Dr. Steven Edelman talks with Diabetes in Control Publisher Steve Freed during the ADA 77th Scientific Session in San Diego about the state of control – or lack thereof – within the diabetes community.
Dr. Steven Edelman, Founder, Director, and Chairman of the Board of the nonprofit organization Taking Control of Your Diabetes, is a Professor of Medicine in the Division of Endocrinology, Diabetes and Metabolism at the University of California, San Diego and the Veterans Affairs Healthcare System of San Diego. He is also a 10-time winner of the San Diego Magazine Top Doctors in San Diego Award.
Transcript of this video segment:
Steve Freed: This is Steve Freed with Diabetes in Control and we’re here at the American Diabetes Association 77th Scientific Session 2017. We’re here to present you with some really exciting interviews with some of the top endos from all across the world. We’re going to start off with a very special guest: Dr. Steven Edelman, Professor of Medicine University of California-San Diego, Veteran’s Affairs Medical Center, Founder and Director of “Taking Control of your Diabetes” TCOYD. He’s been doing that for many years. Maybe we can just start off and tell us a little bit about what kind of practice you have.
Dr. Edelman: Well, I’ve been doing “Taking Control of Diabetes” for 22 years, but it all started off when I got diabetes when I was 15 years old. I wanted to become a diabetes specialist, so I became an endocrinologist and I work at the University of California-San Diego and the Veteran’s Affairs Medical Center. So I have a university based practice and I run a big clinic at the VA, mostly type 2s, but still a lot of type 1s these days. When I run “Taking Control of your Diabetes” putting on conferences around the country. I really have interaction with 1,000s of people every year. type 2 and type 1.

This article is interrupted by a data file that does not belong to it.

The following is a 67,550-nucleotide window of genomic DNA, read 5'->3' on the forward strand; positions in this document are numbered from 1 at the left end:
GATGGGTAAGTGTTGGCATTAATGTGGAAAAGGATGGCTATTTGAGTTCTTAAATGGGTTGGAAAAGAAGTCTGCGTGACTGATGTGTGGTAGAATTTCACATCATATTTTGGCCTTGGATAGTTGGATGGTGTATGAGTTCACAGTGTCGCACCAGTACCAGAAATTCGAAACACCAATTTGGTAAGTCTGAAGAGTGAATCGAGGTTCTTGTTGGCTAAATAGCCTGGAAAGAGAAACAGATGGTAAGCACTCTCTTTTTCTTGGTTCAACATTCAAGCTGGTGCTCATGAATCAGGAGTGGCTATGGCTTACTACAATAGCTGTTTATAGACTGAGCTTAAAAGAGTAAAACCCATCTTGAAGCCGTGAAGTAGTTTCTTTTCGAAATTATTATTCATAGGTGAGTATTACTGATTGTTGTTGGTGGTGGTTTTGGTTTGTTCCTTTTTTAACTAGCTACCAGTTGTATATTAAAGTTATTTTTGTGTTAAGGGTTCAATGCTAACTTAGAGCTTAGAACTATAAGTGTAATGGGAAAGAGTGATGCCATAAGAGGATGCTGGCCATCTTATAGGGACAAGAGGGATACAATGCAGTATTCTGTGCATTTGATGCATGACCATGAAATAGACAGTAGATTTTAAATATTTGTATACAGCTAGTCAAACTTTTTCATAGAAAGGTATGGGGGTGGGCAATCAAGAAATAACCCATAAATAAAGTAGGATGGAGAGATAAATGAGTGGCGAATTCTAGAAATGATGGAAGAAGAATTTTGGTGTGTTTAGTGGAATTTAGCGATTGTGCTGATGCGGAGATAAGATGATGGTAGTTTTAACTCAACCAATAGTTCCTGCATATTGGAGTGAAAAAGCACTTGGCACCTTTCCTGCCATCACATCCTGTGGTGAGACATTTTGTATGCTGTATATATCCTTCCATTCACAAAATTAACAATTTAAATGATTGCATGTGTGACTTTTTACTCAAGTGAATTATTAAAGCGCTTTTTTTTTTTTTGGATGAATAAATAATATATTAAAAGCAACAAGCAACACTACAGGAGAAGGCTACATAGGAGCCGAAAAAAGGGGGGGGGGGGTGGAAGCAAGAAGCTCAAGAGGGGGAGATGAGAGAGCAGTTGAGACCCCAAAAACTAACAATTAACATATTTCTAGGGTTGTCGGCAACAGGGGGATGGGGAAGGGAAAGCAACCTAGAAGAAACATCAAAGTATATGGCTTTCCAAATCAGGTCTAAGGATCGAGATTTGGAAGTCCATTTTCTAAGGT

Steve Freed: Because you’ve seen so many patients throughout the country. Probably throughout the world. What do you think is the major issue? Why is it that most people are out of control?
Dr. Edelman: Well, we should put it in two buckets. The type 2 and type 1. Primarily in the States. type 1, you know Steve, it’s tough to control. SubQ insulin just acts too slow, it hangs around too long. It really shocks me that a minority of type 1s are wearing a continuous glucose monitor, which I think is one of the most important advances in type 1 diabetes since the discovery of insulin. Over 100 years ago. A device that tells your blood sugar every 5 minutes, trend arrows up and down, and warns you, then going to your phone to the cloud to help loved ones follow along. Why is it that so few people are on the continuous glucose monitor? We’ll get into that later. Type 1 is tough. They’re totally dependent on injectable insulin and there’s a lot of unpredictable fluctuations. You take type 1 diabetes exchange data, that’s the snapshot of 27,000 type 1s in the United States and they’re followed at major medical centers with good diabetes clinics. Only 30% have an A1C at goal. So it tells you that there is really, it’s hard to control type 1. Type 2, I can summarize it for you. There’s a lack of a sense of urgency. It’s a polypharmacy condition. Doctors don’t have time to talk to patients about why they’re prescribing multiple drugs. People don’t take them. I have data I’m presenting here at this meeting on adherence and persistence in type 2 meds and it’s unbelievable how many, when you look at pharmacy benefit manager refill data in large databases, administrative claims data, that the adherence, defined as percent of days covered, is horrible. These are drugs, even like the DPP-4s, that have no side effects that are once a day. There’s a big disconnect between people with type 2, they don’t understand the urgency, doctors don’t have time to explain things with them, develop a relationship that has a lot of trust. People don’t do the refills. It’s shocking, very shocking.